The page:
Straight to content
Steven Shorrock

Structures of secret Dutch tax rulings revealed

Posted in category:
Published on:

Ministry of Finance forced to disclose top 10 of most-used structures

For the first time, the Dutch Ministry of Finance has had to disclose the structures of so-called tax rulings: secret deals that are agreed with hundreds of corporations annually in the Netherlands. Through a Freedom of Information request, the Dutch newspaper Trouw(opens in new window)  has obtained an internal government memo in which the most common structures for hundreds of Advance Pricing Agreements (APAs) and Advance Tax Rulings (ATRs) are listed.

Until now, the Minister of Finance and his Deputy Minister had so far never shared such information with neither the Dutch Parliament, nor the public. At the end of March 2017, the disclosure of these sensitive government documents prompted major media coverage, public outcry, and political debate about tax rulings in the Netherlands. Many rulings are agreed with foreign corporations, which means this Dutch government memo is also of particular interest to an international audience.

Carry on as usual

The memo dates back to 2015 and was prepared by the so-called ‘APA/ATR-team’ for Eric Wiebes, Deputy Minister for Finance. The memo was to inform him about the (then) current ruling policy and practice of the Ministry, in preparation for a decision on whether the current policy and practice should carry on as usual.  He decided that continuation was indeed no problem.

Sharp rise in secret ‘sweetheart tax deals’ with multinational corporations

The memo was never discussed in Dutch Parliament, despite repeated questions by Dutch MPs for more detailed information about the content of tax rulings with (foreign) companies in the Netherlands. The Dutch Parliament – and so many other national European parliaments – have been refused information that – apparently – was readily available. This information is crucial in fulfilling their task of exercising democratic control of the functioning and policies of the government. Withholding this information despite of multiple requests and debates in Parliament in recent years is harmful to democracy.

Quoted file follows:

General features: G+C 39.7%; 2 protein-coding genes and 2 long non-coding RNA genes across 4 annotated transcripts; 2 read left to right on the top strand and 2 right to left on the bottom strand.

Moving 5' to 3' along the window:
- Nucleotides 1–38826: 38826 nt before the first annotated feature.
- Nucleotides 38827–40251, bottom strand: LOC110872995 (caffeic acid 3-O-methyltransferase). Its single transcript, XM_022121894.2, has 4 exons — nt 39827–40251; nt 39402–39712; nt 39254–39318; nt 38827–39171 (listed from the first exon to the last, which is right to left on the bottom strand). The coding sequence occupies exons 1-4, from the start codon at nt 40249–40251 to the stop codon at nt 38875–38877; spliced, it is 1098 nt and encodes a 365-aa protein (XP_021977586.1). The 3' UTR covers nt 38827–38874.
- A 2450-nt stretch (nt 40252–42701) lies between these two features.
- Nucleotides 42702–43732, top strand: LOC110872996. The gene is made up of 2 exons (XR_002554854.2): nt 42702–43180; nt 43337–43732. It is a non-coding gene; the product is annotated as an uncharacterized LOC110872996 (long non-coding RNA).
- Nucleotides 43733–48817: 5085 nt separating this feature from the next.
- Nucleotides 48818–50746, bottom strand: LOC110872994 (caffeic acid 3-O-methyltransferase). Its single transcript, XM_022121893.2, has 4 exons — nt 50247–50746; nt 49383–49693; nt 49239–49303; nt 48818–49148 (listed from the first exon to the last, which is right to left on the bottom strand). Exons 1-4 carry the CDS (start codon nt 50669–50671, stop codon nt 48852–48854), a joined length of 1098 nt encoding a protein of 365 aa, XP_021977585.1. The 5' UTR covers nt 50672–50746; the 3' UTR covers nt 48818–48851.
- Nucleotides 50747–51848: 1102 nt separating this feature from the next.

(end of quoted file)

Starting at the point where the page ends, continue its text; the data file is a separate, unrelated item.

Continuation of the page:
Keeping them in the dark

The Ministry not only kept Dutch MPs in the dark, but also foreign tax authorities. For example, regarding informal capital rulings, the memo states that:

The Netherlands levies the amount to which it is entitled, whereas the foreign country does not (fully) levy what, in our view, it is entitled to. It goes without saying that creating international mismatches causes tension, especially if certainty about it is provided beforehand. After all, we see that informal deals are being done and to date we have not been informing the other tax authority about these deals.

Note that since 1 January 2017, under new EU rules, the authorities are required to exchange limited information about rulings(opens in new window) . But it remains unclear how helpful the Dutch tax authorities have been and might still be towards their colleagues abroad.


The Dutch tax authorities are, however,  very friendly towards (foreign) corporations. The attitude and arguments of the civil servants that wrote the memo leads to the thought that corporate lobbying is a waste of money and time: the civil servants at the tax authority could not be more business-friendly. In the game of tax rulings, it seems corporations and governments are on the same team.

The memo not only provokes such considerations; it also leaves us with some questions. Such as: What does this mean in terms of state aid? Are any of the structures described at risk of not being in line with EU competition rules?

Now what?

At the request of various MPs, a plenary debate(opens in new window) will be held in the Dutch Parliament(opens in new window) . The Deputy Minister will then have to provide more information based on the several written parliamentary questions he has already received, and of course try to defend the government’s policies and his decision to not share more information on several occasions over the past few years. To be continued…

Sources (all in Dutch):

Links to news articles:

Links to relevant ‘Freedom of Information’ requests:


Posted in category:
Published on:

Related content

Don't want to miss anything?

Sign up for our newsletter and always stay up to date on information and analysis on corporate power issues.